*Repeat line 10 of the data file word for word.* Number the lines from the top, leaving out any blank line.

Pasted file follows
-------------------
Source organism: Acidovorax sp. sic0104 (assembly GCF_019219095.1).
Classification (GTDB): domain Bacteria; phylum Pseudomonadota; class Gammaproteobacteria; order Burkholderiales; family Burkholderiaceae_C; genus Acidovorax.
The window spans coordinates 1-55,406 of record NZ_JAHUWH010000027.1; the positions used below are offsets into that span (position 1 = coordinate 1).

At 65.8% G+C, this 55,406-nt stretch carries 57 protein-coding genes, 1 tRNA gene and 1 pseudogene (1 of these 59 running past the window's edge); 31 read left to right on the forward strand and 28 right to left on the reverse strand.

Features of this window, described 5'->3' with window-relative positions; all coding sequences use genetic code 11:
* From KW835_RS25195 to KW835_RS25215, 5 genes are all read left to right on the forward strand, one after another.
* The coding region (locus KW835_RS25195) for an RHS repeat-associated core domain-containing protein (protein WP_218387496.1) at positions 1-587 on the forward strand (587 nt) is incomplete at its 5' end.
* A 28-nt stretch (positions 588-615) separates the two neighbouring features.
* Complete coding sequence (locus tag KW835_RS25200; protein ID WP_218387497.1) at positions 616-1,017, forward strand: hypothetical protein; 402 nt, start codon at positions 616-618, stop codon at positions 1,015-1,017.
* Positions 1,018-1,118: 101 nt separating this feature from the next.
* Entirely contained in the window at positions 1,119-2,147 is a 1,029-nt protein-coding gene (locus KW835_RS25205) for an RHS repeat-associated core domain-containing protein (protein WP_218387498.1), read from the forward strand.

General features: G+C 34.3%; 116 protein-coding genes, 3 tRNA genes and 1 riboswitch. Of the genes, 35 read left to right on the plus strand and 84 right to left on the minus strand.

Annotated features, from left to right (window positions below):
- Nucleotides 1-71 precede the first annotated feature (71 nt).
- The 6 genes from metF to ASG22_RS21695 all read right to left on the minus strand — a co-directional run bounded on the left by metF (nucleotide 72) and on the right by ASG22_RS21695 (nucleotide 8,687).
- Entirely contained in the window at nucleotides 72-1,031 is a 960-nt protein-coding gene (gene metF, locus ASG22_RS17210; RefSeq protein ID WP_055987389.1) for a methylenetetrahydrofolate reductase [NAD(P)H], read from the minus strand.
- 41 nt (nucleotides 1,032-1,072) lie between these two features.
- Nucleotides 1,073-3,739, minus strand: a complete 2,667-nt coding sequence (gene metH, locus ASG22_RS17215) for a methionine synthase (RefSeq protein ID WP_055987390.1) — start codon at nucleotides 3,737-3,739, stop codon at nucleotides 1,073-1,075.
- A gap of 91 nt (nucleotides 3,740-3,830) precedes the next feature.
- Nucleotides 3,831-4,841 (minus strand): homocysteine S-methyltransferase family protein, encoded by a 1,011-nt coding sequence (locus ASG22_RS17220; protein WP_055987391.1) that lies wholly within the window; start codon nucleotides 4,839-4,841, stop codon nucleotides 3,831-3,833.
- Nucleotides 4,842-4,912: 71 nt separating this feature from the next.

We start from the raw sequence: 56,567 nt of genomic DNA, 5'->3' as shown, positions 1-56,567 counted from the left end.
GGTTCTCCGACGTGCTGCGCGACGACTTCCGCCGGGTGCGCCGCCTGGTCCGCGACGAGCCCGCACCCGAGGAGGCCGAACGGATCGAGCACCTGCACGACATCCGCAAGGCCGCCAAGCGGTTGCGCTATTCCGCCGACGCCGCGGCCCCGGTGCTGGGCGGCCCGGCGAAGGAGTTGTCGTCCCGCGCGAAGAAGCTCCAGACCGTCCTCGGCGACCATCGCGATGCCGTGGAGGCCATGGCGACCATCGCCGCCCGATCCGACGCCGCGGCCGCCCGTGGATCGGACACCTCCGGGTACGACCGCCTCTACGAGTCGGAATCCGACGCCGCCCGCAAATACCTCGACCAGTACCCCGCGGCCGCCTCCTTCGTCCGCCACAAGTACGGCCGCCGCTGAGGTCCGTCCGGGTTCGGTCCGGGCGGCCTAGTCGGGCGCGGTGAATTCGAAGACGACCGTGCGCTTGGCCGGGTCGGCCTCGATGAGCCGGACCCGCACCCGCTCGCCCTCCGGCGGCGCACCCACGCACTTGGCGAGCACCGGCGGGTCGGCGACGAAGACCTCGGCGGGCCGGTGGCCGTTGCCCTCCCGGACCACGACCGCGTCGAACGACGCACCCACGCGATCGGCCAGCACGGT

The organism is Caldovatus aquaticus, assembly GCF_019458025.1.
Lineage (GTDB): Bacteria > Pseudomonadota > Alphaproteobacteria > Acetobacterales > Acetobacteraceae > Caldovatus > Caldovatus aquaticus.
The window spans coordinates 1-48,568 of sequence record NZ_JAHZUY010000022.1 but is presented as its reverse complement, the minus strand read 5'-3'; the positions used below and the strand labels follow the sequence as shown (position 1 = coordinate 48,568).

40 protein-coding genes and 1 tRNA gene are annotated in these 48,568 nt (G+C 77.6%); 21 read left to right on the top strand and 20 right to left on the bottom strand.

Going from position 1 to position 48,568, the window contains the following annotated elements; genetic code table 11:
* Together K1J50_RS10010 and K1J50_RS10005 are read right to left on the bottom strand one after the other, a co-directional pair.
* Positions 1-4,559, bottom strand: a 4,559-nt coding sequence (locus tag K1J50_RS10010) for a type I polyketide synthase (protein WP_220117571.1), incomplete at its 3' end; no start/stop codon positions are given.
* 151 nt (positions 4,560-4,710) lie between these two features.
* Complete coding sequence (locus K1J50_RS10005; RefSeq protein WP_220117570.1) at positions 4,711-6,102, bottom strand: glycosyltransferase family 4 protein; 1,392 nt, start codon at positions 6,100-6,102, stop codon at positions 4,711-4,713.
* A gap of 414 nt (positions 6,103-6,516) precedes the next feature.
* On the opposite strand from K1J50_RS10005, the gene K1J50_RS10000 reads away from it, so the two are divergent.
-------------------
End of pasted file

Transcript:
* Positions 1,018-1,118: 101 nt separating this feature from the next.